Buffalo Sue Union Pacific, Demand Reparations

Jumping on the bandwagon of the Jews, who are seeking legal actions against the Germans for the Holocaust (as well as the Black Panthers, who are looking for payment from the US government for the past slavery of the African American people), the buffalo announced today that they are suing the Union Pacific Railroad for damages suffered to them in the past.

The buffalo's lawsuit concerns a period of time in the mid-1800's, a time which they are referring to as the "Holocaust of Buffalo". They claim that the Union Pacific promoted the shooting of buffalo by passengers on their trains, so as to ensure that the rails would not be blocked by crossing herds. Due to this "senseless, violent action", the buffalo's numbers -- which had previously ranked in the millions -- decreased to mere thousands.

George Taggart, a spokesman for the railroad, denies any responsibility for the actions taken against the buffalo in the past.

"All that happened such a long, long time ago," he said. "We can't be blamed for the actions taken by our ancestors."

Another issue to be faced in the buffalo lawsuit, however, is less cut-and-dry: the glorification of "Buffalo" Bill Cody, who was said to have killed over 4000 buffalo in less than two years.

"The news of 'Buffalo' Bill's exploits was spread to the Indians like smallpox through infected traded blankets," said Robert Avery, the buffalo's lawyer and member of the Chocran Group. "Except Bill's alleged massive buffalo killing spree was promoted as a good thing. Unlike smallpox, which would be...bad."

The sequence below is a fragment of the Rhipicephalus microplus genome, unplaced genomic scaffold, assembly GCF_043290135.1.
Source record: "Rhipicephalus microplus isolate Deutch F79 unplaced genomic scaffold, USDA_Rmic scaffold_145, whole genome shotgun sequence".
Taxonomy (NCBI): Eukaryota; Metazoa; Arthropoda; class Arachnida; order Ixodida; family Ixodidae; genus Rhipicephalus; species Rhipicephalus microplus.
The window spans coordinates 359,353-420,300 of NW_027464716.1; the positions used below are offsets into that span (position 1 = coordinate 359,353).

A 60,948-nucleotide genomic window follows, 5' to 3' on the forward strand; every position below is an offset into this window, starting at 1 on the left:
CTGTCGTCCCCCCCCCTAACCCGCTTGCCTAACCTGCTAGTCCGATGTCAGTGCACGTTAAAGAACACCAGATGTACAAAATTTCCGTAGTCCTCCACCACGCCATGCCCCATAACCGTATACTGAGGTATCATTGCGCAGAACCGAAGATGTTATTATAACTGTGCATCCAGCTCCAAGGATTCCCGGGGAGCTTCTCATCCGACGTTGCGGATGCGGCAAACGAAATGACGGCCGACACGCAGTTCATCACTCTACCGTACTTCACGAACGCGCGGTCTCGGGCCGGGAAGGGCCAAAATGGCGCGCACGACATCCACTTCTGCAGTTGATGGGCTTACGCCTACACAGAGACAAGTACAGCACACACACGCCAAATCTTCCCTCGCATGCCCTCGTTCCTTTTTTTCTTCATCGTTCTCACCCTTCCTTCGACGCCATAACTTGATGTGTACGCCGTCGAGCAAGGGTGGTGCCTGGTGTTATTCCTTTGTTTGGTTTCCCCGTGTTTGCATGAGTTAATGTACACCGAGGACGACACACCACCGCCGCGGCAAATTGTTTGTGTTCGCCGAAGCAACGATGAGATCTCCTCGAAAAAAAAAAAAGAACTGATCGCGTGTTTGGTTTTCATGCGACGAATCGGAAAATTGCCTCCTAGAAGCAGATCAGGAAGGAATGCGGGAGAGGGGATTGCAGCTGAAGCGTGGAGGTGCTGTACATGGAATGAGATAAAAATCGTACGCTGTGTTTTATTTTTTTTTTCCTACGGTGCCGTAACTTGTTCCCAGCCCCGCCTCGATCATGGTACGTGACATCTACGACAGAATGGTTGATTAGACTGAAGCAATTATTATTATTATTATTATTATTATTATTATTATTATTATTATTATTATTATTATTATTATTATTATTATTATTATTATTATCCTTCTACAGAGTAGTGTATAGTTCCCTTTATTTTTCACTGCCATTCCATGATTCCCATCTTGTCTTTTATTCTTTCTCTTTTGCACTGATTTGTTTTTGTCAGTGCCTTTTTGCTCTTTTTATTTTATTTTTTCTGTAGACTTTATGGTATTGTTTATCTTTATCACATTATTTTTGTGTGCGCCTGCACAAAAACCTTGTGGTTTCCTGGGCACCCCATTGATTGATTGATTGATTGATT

Looking nonplussed, Avery continued, "He [Bill] was turned into a role model. Plain and simple."

But was it a role model of "evil", as some are suggesting? According to Avery, "yes, it was."

"How would you like it if your child came home from school and said he wanted to be Adolf Hitler when he grew up?" he challenged. "This is pretty much the same thing."

William Cody IV, the great grandson of "Buffalo" Bill who is currently serving a life sentence in Oaks County Penitentiary for shooting a man in a buffalo costume, stands by his great grandfather's actions.

"He was nothing like Hitler," he said, scoffing. "For one thing, Hitler had a mustache. My great grandfather had a beard. And the list just goes on."

But even though Cody and Taggart alike are vehement in their denials, many critics are advising that future statements come from their lawyers, as the lawsuit at hand is potentially exceedingly financially damaging to all parties involved; the buffalo's lawyers price the cost of a public apology from the U&P railroad and the estate of William F. Cody -- as well as other lesser-known "buffalo murderers" -- at a cool 100 million dollars for punitive damages.

"Sure, it's not a small sum," said Avery, "but what price can you put on life?"

Indeed, how does one price life? In this case, should the buffalo win, the amount works out to roughly 100 dollars per buffalo...a sum, many are quick to point out, that falls far short of the current going price of ground beef, which falls somewhere in the vicinity of 99 cents a pound.

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